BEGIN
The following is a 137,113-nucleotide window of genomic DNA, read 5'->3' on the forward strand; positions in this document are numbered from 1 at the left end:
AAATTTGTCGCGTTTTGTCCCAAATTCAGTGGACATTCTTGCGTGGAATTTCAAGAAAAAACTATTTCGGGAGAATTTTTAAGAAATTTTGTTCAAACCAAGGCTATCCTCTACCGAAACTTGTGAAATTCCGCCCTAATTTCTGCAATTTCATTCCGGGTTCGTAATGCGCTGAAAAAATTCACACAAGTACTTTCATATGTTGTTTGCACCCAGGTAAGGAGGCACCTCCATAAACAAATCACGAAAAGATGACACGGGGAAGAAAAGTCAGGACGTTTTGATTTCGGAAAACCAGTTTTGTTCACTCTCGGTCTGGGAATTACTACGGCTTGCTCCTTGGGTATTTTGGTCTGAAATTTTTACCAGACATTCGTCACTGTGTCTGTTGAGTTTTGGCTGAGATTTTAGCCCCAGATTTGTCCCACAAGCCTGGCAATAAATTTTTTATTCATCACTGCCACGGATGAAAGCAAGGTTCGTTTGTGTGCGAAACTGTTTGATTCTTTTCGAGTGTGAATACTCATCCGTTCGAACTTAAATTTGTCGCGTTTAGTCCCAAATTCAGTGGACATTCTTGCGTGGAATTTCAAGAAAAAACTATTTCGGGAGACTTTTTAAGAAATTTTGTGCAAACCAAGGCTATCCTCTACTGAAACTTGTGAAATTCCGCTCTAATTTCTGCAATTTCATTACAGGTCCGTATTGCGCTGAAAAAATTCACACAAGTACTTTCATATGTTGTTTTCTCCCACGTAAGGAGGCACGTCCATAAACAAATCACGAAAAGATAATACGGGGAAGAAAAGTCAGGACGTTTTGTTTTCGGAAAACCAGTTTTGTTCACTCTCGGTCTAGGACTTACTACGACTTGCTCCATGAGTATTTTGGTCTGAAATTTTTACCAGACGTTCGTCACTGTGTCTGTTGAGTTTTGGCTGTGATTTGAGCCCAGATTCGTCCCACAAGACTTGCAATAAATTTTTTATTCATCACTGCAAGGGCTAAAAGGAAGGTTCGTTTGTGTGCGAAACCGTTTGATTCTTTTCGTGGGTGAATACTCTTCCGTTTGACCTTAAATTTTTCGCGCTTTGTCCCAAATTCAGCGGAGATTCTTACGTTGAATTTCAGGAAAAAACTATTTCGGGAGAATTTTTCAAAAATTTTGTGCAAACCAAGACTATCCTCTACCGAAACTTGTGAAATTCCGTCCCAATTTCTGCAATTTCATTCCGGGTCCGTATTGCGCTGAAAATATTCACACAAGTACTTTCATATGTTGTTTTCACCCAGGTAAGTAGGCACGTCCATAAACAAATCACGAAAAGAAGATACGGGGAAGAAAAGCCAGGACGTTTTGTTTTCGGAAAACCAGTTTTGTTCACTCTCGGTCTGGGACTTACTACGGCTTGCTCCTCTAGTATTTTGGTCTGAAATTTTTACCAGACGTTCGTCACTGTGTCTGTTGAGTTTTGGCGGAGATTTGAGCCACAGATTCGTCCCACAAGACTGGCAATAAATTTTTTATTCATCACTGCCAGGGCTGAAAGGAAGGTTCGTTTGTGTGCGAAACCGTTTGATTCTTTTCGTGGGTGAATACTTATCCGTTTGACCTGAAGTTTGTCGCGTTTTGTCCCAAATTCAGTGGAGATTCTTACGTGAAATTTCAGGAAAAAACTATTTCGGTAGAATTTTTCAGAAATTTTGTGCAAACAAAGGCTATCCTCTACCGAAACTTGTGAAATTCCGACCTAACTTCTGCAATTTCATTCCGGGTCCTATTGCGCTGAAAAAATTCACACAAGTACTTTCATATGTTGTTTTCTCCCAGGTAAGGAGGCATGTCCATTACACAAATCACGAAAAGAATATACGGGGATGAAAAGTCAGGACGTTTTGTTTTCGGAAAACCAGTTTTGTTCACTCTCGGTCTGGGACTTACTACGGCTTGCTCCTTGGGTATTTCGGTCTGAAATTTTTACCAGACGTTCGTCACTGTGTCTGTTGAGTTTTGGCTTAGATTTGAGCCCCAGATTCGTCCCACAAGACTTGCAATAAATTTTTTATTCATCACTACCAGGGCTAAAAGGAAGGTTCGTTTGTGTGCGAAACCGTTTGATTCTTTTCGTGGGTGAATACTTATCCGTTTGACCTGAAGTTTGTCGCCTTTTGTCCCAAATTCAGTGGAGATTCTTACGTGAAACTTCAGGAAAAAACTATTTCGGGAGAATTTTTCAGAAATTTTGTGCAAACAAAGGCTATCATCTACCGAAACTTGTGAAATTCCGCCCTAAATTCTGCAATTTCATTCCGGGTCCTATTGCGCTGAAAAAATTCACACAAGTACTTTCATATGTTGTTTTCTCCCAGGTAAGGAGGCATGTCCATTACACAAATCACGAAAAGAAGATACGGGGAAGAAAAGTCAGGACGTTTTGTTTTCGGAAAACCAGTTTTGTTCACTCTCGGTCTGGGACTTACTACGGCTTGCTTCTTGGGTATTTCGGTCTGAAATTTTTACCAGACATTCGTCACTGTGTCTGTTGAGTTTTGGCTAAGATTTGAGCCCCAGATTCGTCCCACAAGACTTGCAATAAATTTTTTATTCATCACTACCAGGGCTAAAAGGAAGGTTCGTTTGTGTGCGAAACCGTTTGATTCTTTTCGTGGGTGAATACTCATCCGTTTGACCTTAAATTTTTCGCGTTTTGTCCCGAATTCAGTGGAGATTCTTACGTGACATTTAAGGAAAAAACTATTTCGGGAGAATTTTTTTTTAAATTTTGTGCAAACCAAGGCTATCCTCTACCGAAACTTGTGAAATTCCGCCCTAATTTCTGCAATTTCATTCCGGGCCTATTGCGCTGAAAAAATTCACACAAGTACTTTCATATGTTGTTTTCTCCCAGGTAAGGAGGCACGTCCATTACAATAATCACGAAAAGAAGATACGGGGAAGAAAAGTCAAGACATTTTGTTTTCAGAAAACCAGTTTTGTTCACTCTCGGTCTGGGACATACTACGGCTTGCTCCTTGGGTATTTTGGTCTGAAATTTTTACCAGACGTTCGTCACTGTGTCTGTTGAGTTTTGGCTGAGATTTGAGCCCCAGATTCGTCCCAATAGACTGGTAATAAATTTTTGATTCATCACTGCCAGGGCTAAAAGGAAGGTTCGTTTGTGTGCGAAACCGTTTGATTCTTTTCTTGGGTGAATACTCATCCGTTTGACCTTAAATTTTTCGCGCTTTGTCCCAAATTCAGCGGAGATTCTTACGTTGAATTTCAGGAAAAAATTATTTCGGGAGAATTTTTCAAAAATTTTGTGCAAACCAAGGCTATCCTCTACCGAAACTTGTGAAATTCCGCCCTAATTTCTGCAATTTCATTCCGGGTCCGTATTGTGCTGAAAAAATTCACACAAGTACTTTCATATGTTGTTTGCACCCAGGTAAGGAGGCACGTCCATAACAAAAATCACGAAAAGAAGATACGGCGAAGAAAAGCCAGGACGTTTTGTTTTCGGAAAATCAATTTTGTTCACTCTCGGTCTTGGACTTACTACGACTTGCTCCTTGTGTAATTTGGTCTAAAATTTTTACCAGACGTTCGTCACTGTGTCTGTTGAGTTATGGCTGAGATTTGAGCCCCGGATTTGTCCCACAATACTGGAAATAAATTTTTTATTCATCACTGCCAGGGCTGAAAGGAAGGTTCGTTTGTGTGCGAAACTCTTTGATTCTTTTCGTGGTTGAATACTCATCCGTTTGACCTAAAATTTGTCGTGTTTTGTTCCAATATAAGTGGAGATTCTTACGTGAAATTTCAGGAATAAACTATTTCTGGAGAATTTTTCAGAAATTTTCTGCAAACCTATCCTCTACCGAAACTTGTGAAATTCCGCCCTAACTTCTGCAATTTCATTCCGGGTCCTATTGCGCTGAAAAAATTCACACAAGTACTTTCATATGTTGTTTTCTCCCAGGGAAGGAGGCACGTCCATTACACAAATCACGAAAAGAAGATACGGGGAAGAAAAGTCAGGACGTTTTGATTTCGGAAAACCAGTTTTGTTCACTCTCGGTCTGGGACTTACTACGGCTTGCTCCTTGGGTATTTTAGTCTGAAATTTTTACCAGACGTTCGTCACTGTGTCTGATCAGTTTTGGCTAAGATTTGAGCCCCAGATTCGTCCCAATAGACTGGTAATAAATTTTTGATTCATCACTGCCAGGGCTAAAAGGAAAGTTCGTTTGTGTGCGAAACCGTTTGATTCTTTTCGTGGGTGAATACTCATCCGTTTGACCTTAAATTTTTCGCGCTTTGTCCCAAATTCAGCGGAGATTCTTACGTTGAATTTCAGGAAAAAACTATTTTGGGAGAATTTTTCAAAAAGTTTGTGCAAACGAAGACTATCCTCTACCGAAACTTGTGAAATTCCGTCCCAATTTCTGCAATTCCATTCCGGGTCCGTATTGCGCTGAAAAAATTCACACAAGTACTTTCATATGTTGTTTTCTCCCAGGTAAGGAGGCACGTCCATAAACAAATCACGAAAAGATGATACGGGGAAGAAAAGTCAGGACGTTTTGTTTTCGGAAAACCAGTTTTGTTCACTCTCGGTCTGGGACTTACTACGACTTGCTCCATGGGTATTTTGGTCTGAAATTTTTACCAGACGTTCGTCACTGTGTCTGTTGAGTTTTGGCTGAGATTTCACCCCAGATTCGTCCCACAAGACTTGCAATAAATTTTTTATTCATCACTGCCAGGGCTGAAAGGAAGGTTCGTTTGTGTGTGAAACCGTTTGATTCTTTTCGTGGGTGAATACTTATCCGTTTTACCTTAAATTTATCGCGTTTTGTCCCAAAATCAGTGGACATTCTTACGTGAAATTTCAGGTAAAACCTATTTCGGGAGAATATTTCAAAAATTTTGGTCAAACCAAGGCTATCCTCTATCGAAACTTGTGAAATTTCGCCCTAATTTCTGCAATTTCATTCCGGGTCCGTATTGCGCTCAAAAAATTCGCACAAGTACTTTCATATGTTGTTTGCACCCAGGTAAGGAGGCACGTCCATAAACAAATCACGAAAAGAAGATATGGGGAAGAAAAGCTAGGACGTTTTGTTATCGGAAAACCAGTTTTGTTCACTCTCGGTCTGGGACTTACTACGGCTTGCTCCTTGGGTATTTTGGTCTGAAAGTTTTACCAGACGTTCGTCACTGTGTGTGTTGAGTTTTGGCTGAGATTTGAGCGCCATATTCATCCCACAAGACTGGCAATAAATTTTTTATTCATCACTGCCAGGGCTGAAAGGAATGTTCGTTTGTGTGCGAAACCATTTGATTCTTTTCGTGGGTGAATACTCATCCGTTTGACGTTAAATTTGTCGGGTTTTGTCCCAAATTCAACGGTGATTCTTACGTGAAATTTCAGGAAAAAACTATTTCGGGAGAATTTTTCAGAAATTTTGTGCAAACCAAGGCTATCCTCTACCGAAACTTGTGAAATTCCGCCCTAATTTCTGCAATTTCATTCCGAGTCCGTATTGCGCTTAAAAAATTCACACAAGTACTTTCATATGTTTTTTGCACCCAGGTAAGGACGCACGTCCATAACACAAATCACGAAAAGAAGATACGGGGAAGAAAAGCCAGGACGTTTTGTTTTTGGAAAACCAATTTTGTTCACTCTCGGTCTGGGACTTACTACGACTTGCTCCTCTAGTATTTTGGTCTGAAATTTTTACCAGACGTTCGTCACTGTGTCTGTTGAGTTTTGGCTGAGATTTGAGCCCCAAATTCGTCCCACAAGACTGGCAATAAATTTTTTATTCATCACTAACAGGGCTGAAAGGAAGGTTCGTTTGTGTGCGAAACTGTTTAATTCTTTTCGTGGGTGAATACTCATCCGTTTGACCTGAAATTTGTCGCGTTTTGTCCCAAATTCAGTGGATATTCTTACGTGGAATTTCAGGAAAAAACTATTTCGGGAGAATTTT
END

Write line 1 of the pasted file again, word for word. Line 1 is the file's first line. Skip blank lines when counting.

The following is a 137,113-nucleotide window of genomic DNA, read 5'->3' on the forward strand; positions in this document are numbered from 1 at the left end: